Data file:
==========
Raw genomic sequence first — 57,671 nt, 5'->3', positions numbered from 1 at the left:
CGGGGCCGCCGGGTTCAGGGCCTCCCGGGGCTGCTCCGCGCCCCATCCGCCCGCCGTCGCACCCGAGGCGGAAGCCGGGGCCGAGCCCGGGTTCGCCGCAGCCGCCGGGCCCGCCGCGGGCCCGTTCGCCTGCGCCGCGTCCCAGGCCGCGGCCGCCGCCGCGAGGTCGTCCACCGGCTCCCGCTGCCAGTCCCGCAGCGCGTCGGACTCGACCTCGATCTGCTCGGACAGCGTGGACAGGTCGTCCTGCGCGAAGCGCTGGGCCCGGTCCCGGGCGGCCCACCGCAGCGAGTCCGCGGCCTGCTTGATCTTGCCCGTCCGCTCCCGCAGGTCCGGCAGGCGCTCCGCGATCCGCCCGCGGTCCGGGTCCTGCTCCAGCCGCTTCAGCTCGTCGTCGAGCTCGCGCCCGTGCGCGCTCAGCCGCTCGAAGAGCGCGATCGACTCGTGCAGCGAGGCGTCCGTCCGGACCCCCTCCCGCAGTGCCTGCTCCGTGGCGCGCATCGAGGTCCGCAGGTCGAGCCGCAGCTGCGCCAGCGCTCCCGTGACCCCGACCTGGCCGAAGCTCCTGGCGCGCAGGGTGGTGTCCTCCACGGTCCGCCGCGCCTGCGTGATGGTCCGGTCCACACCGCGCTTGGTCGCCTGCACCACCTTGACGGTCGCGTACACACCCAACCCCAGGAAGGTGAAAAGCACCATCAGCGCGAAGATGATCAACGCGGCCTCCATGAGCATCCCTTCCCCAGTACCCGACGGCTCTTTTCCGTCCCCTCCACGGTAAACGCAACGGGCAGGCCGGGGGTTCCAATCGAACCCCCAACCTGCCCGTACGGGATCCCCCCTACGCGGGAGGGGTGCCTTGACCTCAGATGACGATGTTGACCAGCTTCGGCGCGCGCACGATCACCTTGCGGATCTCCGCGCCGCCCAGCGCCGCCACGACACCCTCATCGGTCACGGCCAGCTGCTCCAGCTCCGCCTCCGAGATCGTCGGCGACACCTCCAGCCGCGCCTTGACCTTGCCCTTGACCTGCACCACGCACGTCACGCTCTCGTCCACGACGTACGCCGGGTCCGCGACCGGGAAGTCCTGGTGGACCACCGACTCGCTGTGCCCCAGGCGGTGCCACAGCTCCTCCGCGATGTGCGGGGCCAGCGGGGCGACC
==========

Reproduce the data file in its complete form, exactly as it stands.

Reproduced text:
Raw genomic sequence first — 57,671 nt, 5'->3', positions numbered from 1 at the left:
CGGGGCCGCCGGGTTCAGGGCCTCCCGGGGCTGCTCCGCGCCCCATCCGCCCGCCGTCGCACCCGAGGCGGAAGCCGGGGCCGAGCCCGGGTTCGCCGCAGCCGCCGGGCCCGCCGCGGGCCCGTTCGCCTGCGCCGCGTCCCAGGCCGCGGCCGCCGCCGCGAGGTCGTCCACCGGCTCCCGCTGCCAGTCCCGCAGCGCGTCGGACTCGACCTCGATCTGCTCGGACAGCGTGGACAGGTCGTCCTGCGCGAAGCGCTGGGCCCGGTCCCGGGCGGCCCACCGCAGCGAGTCCGCGGCCTGCTTGATCTTGCCCGTCCGCTCCCGCAGGTCCGGCAGGCGCTCCGCGATCCGCCCGCGGTCCGGGTCCTGCTCCAGCCGCTTCAGCTCGTCGTCGAGCTCGCGCCCGTGCGCGCTCAGCCGCTCGAAGAGCGCGATCGACTCGTGCAGCGAGGCGTCCGTCCGGACCCCCTCCCGCAGTGCCTGCTCCGTGGCGCGCATCGAGGTCCGCAGGTCGAGCCGCAGCTGCGCCAGCGCTCCCGTGACCCCGACCTGGCCGAAGCTCCTGGCGCGCAGGGTGGTGTCCTCCACGGTCCGCCGCGCCTGCGTGATGGTCCGGTCCACACCGCGCTTGGTCGCCTGCACCACCTTGACGGTCGCGTACACACCCAACCCCAGGAAGGTGAAAAGCACCATCAGCGCGAAGATGATCAACGCGGCCTCCATGAGCATCCCTTCCCCAGTACCCGACGGCTCTTTTCCGTCCCCTCCACGGTAAACGCAACGGGCAGGCCGGGGGTTCCAATCGAACCCCCAACCTGCCCGTACGGGATCCCCCCTACGCGGGAGGGGTGCCTTGACCTCAGATGACGATGTTGACCAGCTTCGGCGCGCGCACGATCACCTTGCGGATCTCCGCGCCGCCCAGCGCCGCCACGACACCCTCATCGGTCACGGCCAGCTGCTCCAGCTCCGCCTCCGAGATCGTCGGCGACACCTCCAGCCGCGCCTTGACCTTGCCCTTGACCTGCACCACGCACGTCACGCTCTCGTCCACGACGTACGCCGGGTCCGCGACCGGGAAGTCCTGGTGGACCACCGACTCGCTGTGCCCCAGGCGGTGCCACAGCTCCTCCGCGATGTGCGGGGCCAGCGGGGCGACC